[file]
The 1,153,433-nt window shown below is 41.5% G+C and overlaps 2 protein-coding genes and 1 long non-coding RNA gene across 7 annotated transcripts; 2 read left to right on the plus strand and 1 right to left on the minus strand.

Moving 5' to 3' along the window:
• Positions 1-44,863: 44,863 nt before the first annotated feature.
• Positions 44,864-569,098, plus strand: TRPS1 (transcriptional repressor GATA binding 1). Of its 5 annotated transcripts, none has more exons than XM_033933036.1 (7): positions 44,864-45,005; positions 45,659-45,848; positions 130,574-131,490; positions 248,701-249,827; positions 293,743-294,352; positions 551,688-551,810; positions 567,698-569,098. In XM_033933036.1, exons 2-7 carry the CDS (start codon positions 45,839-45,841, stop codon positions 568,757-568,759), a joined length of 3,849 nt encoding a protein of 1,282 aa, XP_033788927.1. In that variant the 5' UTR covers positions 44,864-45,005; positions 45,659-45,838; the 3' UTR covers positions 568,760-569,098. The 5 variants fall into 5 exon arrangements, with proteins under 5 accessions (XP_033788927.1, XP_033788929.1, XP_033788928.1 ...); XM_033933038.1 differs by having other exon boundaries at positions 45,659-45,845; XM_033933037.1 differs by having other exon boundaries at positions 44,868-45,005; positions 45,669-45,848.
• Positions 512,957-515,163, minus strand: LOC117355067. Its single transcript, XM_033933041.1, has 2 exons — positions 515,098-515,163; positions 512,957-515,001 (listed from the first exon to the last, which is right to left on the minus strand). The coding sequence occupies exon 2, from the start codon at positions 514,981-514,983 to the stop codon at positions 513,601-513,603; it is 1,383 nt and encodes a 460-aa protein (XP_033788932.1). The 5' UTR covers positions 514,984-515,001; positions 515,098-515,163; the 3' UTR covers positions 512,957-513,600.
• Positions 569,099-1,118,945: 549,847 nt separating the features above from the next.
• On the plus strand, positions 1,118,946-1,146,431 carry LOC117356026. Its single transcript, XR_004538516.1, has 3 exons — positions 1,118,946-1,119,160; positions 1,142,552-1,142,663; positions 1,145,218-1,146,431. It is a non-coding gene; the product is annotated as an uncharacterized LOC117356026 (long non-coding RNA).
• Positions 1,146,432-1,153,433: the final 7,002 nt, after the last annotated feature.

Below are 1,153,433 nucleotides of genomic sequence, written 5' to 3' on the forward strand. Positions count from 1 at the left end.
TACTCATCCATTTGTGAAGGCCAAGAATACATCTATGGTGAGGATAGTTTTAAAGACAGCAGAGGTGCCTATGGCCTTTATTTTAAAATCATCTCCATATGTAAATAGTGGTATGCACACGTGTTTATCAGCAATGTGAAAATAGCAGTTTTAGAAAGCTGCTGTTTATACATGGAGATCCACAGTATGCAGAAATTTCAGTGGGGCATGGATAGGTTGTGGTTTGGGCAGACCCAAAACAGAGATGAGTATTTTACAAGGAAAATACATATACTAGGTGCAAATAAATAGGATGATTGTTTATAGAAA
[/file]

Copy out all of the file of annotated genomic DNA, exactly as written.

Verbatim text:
The 1,153,433-nt window shown below is 41.5% G+C and overlaps 2 protein-coding genes and 1 long non-coding RNA gene across 7 annotated transcripts; 2 read left to right on the plus strand and 1 right to left on the minus strand.

Moving 5' to 3' along the window:
• Positions 1-44,863: 44,863 nt before the first annotated feature.
• Positions 44,864-569,098, plus strand: TRPS1 (transcriptional repressor GATA binding 1). Of its 5 annotated transcripts, none has more exons than XM_033933036.1 (7): positions 44,864-45,005; positions 45,659-45,848; positions 130,574-131,490; positions 248,701-249,827; positions 293,743-294,352; positions 551,688-551,810; positions 567,698-569,098. In XM_033933036.1, exons 2-7 carry the CDS (start codon positions 45,839-45,841, stop codon positions 568,757-568,759), a joined length of 3,849 nt encoding a protein of 1,282 aa, XP_033788927.1. In that variant the 5' UTR covers positions 44,864-45,005; positions 45,659-45,838; the 3' UTR covers positions 568,760-569,098. The 5 variants fall into 5 exon arrangements, with proteins under 5 accessions (XP_033788927.1, XP_033788929.1, XP_033788928.1 ...); XM_033933038.1 differs by having other exon boundaries at positions 45,659-45,845; XM_033933037.1 differs by having other exon boundaries at positions 44,868-45,005; positions 45,669-45,848.
• Positions 512,957-515,163, minus strand: LOC117355067. Its single transcript, XM_033933041.1, has 2 exons — positions 515,098-515,163; positions 512,957-515,001 (listed from the first exon to the last, which is right to left on the minus strand). The coding sequence occupies exon 2, from the start codon at positions 514,981-514,983 to the stop codon at positions 513,601-513,603; it is 1,383 nt and encodes a 460-aa protein (XP_033788932.1). The 5' UTR covers positions 514,984-515,001; positions 515,098-515,163; the 3' UTR covers positions 512,957-513,600.
• Positions 569,099-1,118,945: 549,847 nt separating the features above from the next.
• On the plus strand, positions 1,118,946-1,146,431 carry LOC117356026. Its single transcript, XR_004538516.1, has 3 exons — positions 1,118,946-1,119,160; positions 1,142,552-1,142,663; positions 1,145,218-1,146,431. It is a non-coding gene; the product is annotated as an uncharacterized LOC117356026 (long non-coding RNA).
• Positions 1,146,432-1,153,433: the final 7,002 nt, after the last annotated feature.

Below are 1,153,433 nucleotides of genomic sequence, written 5' to 3' on the forward strand. Positions count from 1 at the left end.
TACTCATCCATTTGTGAAGGCCAAGAATACATCTATGGTGAGGATAGTTTTAAAGACAGCAGAGGTGCCTATGGCCTTTATTTTAAAATCATCTCCATATGTAAATAGTGGTATGCACACGTGTTTATCAGCAATGTGAAAATAGCAGTTTTAGAAAGCTGCTGTTTATACATGGAGATCCACAGTATGCAGAAATTTCAGTGGGGCATGGATAGGTTGTGGTTTGGGCAGACCCAAAACAGAGATGAGTATTTTACAAGGAAAATACATATACTAGGTGCAAATAAATAGGATGATTGTTTATAGAAA